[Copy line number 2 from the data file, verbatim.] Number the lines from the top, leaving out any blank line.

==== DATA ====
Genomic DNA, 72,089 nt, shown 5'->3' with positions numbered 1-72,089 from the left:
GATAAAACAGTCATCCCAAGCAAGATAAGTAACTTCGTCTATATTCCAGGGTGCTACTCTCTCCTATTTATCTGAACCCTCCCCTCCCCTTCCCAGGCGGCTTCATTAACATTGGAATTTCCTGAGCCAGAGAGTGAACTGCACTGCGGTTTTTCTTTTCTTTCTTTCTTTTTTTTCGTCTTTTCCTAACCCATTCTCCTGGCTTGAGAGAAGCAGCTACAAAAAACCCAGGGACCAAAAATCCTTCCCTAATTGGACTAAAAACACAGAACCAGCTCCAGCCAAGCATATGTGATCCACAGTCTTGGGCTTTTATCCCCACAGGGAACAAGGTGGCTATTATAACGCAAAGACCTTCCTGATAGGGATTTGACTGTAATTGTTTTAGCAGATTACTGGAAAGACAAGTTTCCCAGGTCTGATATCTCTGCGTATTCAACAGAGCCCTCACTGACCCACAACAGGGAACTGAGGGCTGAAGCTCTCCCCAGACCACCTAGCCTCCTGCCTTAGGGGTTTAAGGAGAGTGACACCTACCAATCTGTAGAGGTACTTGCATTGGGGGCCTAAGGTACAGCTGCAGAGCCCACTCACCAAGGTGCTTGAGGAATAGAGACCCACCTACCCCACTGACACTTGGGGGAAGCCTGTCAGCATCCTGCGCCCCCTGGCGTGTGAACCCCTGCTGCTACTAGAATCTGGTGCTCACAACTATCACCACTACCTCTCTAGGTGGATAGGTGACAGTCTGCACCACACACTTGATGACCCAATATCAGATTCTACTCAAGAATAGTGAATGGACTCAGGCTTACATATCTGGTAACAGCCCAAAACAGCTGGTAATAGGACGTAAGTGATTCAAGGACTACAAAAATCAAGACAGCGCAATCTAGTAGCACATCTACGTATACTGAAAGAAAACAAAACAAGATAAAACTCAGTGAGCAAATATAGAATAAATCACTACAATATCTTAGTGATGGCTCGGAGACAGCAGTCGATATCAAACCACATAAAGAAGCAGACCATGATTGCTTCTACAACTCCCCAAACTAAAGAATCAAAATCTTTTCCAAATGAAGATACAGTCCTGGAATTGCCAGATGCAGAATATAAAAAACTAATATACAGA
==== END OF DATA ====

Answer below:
GATAAAACAGTCATCCCAAGCAAGATAAGTAACTTCGTCTATATTCCAGGGTGCTACTCTCTCCTATTTATCTGAACCCTCCCCTCCCCTTCCCAGGCGGCTTCATTAACATTGGAATTTCCTGAGCCAGAGAGTGAACTGCACTGCGGTTTTTCTTTTCTTTCTTTCTTTTTTTTCGTCTTTTCCTAACCCATTCTCCTGGCTTGAGAGAAGCAGCTACAAAAAACCCAGGGACCAAAAATCCTTCCCTAATTGGACTAAAAACACAGAACCAGCTCCAGCCAAGCATATGTGATCCACAGTCTTGGGCTTTTATCCCCACAGGGAACAAGGTGGCTATTATAACGCAAAGACCTTCCTGATAGGGATTTGACTGTAATTGTTTTAGCAGATTACTGGAAAGACAAGTTTCCCAGGTCTGATATCTCTGCGTATTCAACAGAGCCCTCACTGACCCACAACAGGGAACTGAGGGCTGAAGCTCTCCCCAGACCACCTAGCCTCCTGCCTTAGGGGTTTAAGGAGAGTGACACCTACCAATCTGTAGAGGTACTTGCATTGGGGGCCTAAGGTACAGCTGCAGAGCCCACTCACCAAGGTGCTTGAGGAATAGAGACCCACCTACCCCACTGACACTTGGGGGAAGCCTGTCAGCATCCTGCGCCCCCTGGCGTGTGAACCCCTGCTGCTACTAGAATCTGGTGCTCACAACTATCACCACTACCTCTCTAGGTGGATAGGTGACAGTCTGCACCACACACTTGATGACCCAATATCAGATTCTACTCAAGAATAGTGAATGGACTCAGGCTTACATATCTGGTAACAGCCCAAAACAGCTGGTAATAGGACGTAAGTGATTCAAGGACTACAAAAATCAAGACAGCGCAATCTAGTAGCACATCTACGTATACTGAAAGAAAACAAAACAAGATAAAACTCAGTGAGCAAATATAGAATAAATCACTACAATATCTTAGTGATGGCTCGGAGACAGCAGTCGATATCAAACCACATAAAGAAGCAGACCATGATTGCTTCTACAACTCCCCAAACTAAAGAATCAAAATCTTTTCCAAATGAAGATACAGTCCTGGAATTGCCAGATGCAGAATATAAAAAACTAATATACAGA